Thursday, 16 February 2012

Comment to ZDNet-post 'Multitenancy & Cloud Computing Platforms: Four Big Problems'

Made a comment on the ZDNet post 'Multitenancy & Cloud Computing Platforms: Four Big Problems' by Eric Lai (@ericylai).

Short break out:
"Outside of the application space, things are well, more stormy. Take the Platform-as-a-Service (PaaS) space. Providers here include Google App Engine, Windows Azure, Salesforce.com’s Database.com, and others.
For enterprises - who usually have much more rigorous requirements than consumers - multitenant cloud platforms have plenty of disadvantages. That goes double for the developers serving those enterprises."
My comment:

Upcoming post: Outsourcing

Soon on inmaxmind.com: "Outsourcing! Hu! What is good for? Absolutely…everything. Say it again…"

Monday, 13 February 2012

10 great cloud infographics

Reading tweets I found this '10 Incredibly Insightful Cloud Infographics' on evolven.com by a tweet from @cloudwebops. All gathered on one view. Worth a view for the cloud geek as well as the cloud novice.

A peak:

Cloud Computing: What Is It & Why Should I Care?

Friday, 10 February 2012

Last windmill attack!

If you’ve been following me you most probably noticed I’m not that keen to BYOD. You then also know I written a 3 step BYOD-story and commented every BYOD post I’ve met.

I’m getting a bit tired of myself in this subject know so I won’t write another article in my “crusade”, my attack against thee windmill BYOD. So this will be my last windmill attack (Don Quijote). I might comment some posts though.

In this last post attacking BYOD I will also defend it.

My biggest concerns with BYOD are:


Read a new post (Cloud Orchestration starts to play its tune!) on 'how to build a cloud' about orchestration pointing on the systems named or aimed as orchestrators. Interesting and wise read. I recommend the site (orchestrated ;) by @BuildaCloud) for those who like to read about cloud and trends.

Short break out:

"Think of cloud orchestration as an amazing CTO with a wand standing at the front of the IT room directing his team of IT people through the symphony of 24/7 consumer facing IT service. The difference is no amount of people and no size wand is ever going to direct the symphony as well as a nice tidy piece of software specifically written for the job.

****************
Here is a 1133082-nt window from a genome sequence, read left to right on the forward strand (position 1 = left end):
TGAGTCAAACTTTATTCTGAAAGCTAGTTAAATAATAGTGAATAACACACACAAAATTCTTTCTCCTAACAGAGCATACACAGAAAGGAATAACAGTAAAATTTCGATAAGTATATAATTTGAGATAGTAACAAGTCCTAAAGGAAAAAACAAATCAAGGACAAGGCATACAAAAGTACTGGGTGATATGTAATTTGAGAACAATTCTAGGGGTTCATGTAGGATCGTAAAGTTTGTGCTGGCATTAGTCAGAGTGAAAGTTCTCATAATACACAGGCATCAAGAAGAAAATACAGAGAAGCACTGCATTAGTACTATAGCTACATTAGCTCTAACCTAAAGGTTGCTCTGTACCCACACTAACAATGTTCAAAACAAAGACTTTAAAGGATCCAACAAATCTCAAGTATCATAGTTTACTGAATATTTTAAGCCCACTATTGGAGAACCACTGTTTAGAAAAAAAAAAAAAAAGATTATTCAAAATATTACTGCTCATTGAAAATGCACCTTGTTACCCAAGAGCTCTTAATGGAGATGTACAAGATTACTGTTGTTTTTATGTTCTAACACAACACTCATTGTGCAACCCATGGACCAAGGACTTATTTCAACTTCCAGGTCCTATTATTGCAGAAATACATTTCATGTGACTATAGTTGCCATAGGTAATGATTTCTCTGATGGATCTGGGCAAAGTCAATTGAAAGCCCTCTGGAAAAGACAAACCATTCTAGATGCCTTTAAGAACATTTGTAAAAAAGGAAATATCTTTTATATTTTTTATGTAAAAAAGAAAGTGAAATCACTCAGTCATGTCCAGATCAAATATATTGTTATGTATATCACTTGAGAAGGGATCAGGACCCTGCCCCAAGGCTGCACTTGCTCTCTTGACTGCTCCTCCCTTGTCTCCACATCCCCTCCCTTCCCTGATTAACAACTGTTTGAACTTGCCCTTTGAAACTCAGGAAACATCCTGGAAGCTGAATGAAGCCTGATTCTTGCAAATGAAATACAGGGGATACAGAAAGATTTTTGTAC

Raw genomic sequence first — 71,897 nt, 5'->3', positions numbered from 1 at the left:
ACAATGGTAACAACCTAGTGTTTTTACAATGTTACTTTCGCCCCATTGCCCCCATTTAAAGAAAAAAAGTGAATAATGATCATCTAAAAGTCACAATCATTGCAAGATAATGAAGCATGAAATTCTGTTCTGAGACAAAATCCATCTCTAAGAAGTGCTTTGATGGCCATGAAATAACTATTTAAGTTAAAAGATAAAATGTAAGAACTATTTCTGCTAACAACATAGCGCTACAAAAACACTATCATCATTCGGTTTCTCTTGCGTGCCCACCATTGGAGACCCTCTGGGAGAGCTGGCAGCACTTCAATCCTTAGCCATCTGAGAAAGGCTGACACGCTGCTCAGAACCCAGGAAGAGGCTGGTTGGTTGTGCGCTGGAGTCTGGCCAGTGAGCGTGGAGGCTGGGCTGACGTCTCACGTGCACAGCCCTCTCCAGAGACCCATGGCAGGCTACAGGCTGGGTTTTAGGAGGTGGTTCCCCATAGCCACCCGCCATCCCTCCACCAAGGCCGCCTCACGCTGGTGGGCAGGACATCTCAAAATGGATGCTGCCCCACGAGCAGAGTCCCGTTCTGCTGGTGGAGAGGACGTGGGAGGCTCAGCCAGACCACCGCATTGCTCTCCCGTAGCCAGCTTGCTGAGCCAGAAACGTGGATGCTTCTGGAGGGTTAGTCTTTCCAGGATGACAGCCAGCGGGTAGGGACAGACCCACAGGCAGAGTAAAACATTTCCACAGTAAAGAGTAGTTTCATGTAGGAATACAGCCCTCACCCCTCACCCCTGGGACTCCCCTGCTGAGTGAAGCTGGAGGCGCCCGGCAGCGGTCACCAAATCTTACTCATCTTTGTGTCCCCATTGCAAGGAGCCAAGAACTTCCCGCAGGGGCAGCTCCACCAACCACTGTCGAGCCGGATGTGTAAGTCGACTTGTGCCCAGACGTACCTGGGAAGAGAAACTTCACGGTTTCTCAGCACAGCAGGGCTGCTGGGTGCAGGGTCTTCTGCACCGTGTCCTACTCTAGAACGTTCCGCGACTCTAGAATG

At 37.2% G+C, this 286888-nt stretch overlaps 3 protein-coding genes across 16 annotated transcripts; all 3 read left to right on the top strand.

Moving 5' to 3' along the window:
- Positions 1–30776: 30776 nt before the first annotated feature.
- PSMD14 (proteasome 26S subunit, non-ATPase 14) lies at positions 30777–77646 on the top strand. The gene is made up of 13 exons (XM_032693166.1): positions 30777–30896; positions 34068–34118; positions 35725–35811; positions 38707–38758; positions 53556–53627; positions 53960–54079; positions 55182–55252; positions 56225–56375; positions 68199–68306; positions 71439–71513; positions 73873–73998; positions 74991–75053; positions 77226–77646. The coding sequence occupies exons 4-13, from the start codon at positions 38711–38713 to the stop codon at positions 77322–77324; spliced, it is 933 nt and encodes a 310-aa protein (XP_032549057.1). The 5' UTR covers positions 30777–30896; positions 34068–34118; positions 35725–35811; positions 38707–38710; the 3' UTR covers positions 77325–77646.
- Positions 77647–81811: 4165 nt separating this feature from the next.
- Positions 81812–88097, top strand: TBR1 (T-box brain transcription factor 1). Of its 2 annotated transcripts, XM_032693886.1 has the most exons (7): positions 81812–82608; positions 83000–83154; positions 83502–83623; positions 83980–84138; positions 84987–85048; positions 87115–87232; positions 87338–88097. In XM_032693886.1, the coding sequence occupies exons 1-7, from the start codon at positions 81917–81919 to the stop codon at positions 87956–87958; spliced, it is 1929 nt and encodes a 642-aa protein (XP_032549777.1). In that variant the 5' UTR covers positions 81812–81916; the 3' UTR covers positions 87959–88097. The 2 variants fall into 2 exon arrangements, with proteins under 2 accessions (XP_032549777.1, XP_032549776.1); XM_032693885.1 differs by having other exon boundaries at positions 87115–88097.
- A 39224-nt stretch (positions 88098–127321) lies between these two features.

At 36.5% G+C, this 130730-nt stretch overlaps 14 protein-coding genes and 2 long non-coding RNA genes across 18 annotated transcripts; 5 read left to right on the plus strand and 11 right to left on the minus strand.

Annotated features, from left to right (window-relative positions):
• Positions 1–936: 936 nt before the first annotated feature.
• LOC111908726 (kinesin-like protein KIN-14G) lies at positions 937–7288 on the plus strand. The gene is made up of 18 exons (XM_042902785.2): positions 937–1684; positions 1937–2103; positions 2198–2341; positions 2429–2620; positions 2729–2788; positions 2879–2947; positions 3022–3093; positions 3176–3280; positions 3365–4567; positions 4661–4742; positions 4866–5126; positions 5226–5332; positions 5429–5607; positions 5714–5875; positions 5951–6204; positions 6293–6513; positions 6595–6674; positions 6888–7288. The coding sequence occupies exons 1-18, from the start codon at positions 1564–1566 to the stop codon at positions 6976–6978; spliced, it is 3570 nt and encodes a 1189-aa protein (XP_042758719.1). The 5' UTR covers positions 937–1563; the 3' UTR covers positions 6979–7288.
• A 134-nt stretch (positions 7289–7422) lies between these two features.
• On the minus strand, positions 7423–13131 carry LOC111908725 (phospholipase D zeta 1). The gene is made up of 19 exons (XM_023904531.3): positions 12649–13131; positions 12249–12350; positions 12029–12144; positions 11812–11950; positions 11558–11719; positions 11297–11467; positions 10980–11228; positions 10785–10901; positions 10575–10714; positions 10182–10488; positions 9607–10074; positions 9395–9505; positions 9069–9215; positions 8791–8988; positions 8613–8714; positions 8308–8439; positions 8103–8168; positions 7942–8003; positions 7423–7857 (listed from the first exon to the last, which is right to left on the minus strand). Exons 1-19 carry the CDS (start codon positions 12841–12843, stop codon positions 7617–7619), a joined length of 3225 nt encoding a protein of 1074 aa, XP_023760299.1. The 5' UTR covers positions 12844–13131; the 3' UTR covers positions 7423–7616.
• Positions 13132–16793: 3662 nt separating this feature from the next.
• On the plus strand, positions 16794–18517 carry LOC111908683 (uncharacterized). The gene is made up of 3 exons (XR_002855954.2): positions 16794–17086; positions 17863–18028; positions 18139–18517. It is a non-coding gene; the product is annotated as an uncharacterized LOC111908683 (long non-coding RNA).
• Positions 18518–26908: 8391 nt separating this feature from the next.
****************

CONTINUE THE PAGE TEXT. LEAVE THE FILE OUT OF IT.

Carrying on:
Orchestration of your cloud is only part of the puzzle, a big part granted but there is more cool stuff I like to see in my clouds, specifically around reporting and billing so I’m going to stick with cloud enablement as my main catch phrase until such time I find something better!"
As you might know I focus more on the assignment than systems when I talk about orchestration so my comment to this was:

Monday, 6 February 2012

'Outsourcing – Is it an Advantage or a Disadvantage?'

Read a short post about advantages vs disadvantages of outsourcing which I of course commented. One of the reasons I started to blog was to tell stories about outsourcing and the importency to choose wisely once the decision is taken.

Short break out:
"Outsourcing can be both beneficial and non-beneficial depending on your reason why you choose to outsource. To begin with outsourcing, according to Wikipedia, “is the process of contracting a business function to someone else”. But why outsource if the job can be done in your own company by your own employees? Therefore, the reason behind outsourcing plays a vital role in the decision to avail of services outside the company."
My comment:

Thursday, 2 February 2012

'Think the cloud will cut your IT costs? Not so fast, say CIOs'

Wise article on TechRepublic by Nick Heath 'Think the cloud will cut your IT costs? Not so fast, say CIOs'.

Short break out:
"Listen to the hype about cloud computing and you’d think it provides a quick fix for the CIO who needs to cut costs in a hurry.
And while its on-demand model offers the promise of reduced spend and freeing the IT team from the drudgery of looking after physical infrastructure, CIOs remain wary about getting carried away chasing savings in the cloud."
My comment: